This commentary originally ran in the Toronto Star Opinion section
NHL All-Star Weekend is normally a time to celebrate the state of the game. The NHL’s top players showcase their talent in various skill competitions and they engage in a fast-paced and entertaining three-on-three tournament. However, we have recently seen a series of on-ice incidents that are drawing attention elsewhere.
One prime example was when the New York Rangers recently played the Colorado Avalanche. The Rangers’ Ryan Lindgren delivered a bodycheck where the head of the opposing player, Joonas Donskoi was the initial point of contact. Donskoi was stunned and clearly shaken up. Despite seemingly being in full view of the referees, no penalty was called.
As play continued, this turn of events quickly prompted Donskoi’s teammate, Nazem Kadri, to challenge Lindgren to a fight. Lindgren obliged, which resulted in Kadri delivering multiple right-handed blows and Lindgren being bloodied. Donskoi and Lindgren both left the game and did not return due to apparent injuries.
The NHL Department of Player Safety, after later reviewing the sequence of events, determined that there would be no accompanying discipline to Lindgren for his hit. Curiously, when acknowledging that there was significant head contact made, the NHL Department of Player Safety stated that Lindgren took a suitable angle of approach and head contact was deemed unavoidable.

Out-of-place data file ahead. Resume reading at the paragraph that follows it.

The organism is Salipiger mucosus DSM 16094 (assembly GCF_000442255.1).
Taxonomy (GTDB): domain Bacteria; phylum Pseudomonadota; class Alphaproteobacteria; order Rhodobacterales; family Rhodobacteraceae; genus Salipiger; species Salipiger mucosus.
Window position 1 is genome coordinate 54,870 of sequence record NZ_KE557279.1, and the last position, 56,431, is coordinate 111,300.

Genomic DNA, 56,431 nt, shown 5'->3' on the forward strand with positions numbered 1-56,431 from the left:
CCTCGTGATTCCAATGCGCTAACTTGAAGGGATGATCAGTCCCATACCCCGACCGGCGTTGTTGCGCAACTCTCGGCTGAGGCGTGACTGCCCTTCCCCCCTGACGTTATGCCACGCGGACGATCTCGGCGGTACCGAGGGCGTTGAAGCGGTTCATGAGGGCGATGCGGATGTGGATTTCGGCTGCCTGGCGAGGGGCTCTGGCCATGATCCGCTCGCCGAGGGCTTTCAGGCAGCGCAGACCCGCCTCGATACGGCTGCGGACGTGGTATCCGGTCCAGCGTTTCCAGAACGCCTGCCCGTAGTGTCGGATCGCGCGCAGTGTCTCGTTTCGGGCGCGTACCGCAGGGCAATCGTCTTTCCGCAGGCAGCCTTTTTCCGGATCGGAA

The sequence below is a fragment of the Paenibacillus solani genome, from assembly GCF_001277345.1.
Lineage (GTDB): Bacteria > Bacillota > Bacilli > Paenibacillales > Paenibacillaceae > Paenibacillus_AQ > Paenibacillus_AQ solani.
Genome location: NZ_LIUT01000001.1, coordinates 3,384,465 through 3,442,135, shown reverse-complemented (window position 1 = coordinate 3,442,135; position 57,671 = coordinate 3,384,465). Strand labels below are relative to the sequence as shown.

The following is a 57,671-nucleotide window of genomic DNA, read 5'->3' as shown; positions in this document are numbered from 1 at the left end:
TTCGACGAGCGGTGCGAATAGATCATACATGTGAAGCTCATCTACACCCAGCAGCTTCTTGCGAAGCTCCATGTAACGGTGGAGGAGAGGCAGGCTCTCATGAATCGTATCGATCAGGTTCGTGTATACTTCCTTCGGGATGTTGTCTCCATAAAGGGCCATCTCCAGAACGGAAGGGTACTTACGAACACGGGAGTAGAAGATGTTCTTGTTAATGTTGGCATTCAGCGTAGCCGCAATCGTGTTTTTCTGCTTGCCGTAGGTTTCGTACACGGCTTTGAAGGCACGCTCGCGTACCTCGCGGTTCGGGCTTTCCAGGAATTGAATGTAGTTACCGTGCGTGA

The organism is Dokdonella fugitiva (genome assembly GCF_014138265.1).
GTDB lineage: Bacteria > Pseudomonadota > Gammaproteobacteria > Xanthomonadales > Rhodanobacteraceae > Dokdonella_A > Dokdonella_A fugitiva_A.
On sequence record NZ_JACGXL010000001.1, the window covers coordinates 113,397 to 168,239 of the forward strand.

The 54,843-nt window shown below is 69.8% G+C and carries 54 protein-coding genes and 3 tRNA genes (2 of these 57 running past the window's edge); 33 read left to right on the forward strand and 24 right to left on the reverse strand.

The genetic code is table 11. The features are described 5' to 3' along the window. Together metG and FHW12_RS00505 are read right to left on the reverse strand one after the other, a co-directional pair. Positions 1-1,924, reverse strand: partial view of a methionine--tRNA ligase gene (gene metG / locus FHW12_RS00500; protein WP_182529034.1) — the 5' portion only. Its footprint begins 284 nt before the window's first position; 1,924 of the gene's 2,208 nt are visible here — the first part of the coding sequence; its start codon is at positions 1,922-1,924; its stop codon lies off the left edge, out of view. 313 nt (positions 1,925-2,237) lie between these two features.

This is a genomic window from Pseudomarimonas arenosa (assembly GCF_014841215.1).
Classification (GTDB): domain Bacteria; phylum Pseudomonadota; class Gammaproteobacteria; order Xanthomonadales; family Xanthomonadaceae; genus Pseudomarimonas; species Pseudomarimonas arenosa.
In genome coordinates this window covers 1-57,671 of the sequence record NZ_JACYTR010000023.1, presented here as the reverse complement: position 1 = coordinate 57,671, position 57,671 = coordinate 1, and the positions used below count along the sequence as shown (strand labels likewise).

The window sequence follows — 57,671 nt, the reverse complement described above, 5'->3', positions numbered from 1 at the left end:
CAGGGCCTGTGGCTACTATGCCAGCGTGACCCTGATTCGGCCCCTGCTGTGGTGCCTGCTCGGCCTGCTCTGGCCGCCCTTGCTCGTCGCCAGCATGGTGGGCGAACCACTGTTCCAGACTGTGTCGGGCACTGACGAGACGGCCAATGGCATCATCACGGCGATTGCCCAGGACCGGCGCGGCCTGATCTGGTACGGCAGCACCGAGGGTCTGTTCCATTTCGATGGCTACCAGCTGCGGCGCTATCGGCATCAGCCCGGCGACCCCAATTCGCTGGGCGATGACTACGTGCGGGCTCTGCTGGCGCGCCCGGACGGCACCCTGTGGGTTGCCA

In contrast, the NFL has adopted rules aimed toward protecting players that are considered in a defenceless position. The NFL now disallows hits to the head when a quarterback is throwing the football or a receiver is attempting to make a catch.
The NCAA has gone further with its “targeting” rule in football. Players that make forcible contact to the head of opponents are ejected from the game. If happening during the second half of a game, the ejected player also cannot play the first half of their subsequent game.
The physicality and violence associated with football remain intact, but such rules reflect recognition about the dangers of multiple concussions and their role in chronic traumatic encephalopathy (CTE).
For hockey, the NCAA does not allow direct contact to the opponent’s head or neck. Doing so results in a major penalty and being ejected from the game. Fighting also prompts a five-minute major penalty, ejection from the game, and being suspended for the subsequent game.
Meanwhile, NHL Commissioner, Gary Bettman continues to deny a direct link between CTE and head trauma.
Nevertheless, the time has come to disallow bodychecks where initial or forcible contact happens to the opponent’s head. By penalizing such actions, there would also be less of a need for frontier justice and perpetuation of “The Code.”
Colorado Avalanche head coach, Jared Bednar, when commenting post-game about Kadri’s actions, said: “There’s no call. We have to take care of ourselves.”
Prof. Timothy Dewhirst, Department of Marketing and Consumer Studies, senior research fellow in marketing and public policy at the Gordon S. Lang School of Business and Economics